veritable

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See also: véritable

English[edit]

Etymology[edit]

French véritable, from Latin veritabilis.

Pronunciation[edit]

Adjective[edit]

veritable (comparative more veritable, superlative most veritable)

  1. True, real.
    • 1974, Thomas S. Szasz, M.D., chapter 11, The Myth of Mental Illness[1], ISBN 0-06-091151-4, page 193:
      Life in the Middle Ages was a colossal religious game. The
      dominant value was salvation in a life hereafter. Emphasizing
      that "to divorce medieval hysteria from its time and place is
      not possible,"21 Gallinek observes:
      It was the aim of man to leave all things worldly as far behind as
      possible, and already during lifetime to approach the kingdom of
      heaven. The aim was salvation. Salvation was the Christian master
      motive.—The ideal man of the Middle Ages was free of all fear
      because he was sure of salvation, certain of eternal bliss. He was
      the saint, and the saint, not the knight nor the troubadour, is the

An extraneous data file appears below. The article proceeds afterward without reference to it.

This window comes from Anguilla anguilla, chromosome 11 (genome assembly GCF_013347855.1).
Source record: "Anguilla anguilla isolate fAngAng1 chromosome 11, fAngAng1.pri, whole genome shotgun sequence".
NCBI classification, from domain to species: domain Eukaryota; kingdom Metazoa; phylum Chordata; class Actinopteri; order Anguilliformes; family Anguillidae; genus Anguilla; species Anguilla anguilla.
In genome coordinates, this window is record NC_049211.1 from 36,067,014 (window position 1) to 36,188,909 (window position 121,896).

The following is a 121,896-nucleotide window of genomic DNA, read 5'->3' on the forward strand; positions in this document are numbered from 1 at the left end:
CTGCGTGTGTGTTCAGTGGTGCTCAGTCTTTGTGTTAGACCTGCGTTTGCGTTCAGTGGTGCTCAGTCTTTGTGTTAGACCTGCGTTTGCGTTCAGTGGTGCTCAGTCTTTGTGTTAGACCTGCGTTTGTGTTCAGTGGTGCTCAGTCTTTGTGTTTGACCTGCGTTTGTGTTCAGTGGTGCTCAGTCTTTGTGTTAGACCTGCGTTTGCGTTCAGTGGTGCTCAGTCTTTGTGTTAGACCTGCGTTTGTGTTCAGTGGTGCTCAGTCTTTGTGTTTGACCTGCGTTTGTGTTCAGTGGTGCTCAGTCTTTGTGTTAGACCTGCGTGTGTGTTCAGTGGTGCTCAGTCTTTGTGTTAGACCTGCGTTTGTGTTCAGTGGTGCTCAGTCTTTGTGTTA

veritable ideal of the Middle Ages.22
    He is a veritable swine.
    A fair is a veritable smorgasbord. (From Charlotte's Web).

Related terms[edit]

Anagrams[edit]


Catalan[edit]

Etymology[edit]

Latin veritabilis

Adjective[edit]

veritable m, f (masculine and feminine plural veritables)

  1. real; true; veritable

Synonyms[edit]


Middle French[edit]

Adjective[edit]

veritable m, f (plural veritables)

  1. true; real; not fake

Old French[edit]

Adjective[edit]

veritable m, f

  1. true; real; not fake
    • circa 1170, Chrétien de Troyes, Érec et Énide:
      Li rois respont: "N'est mie fable,
      Ceste parole est veritable:
      The king responded "it's not a fairytale
      this story is true["]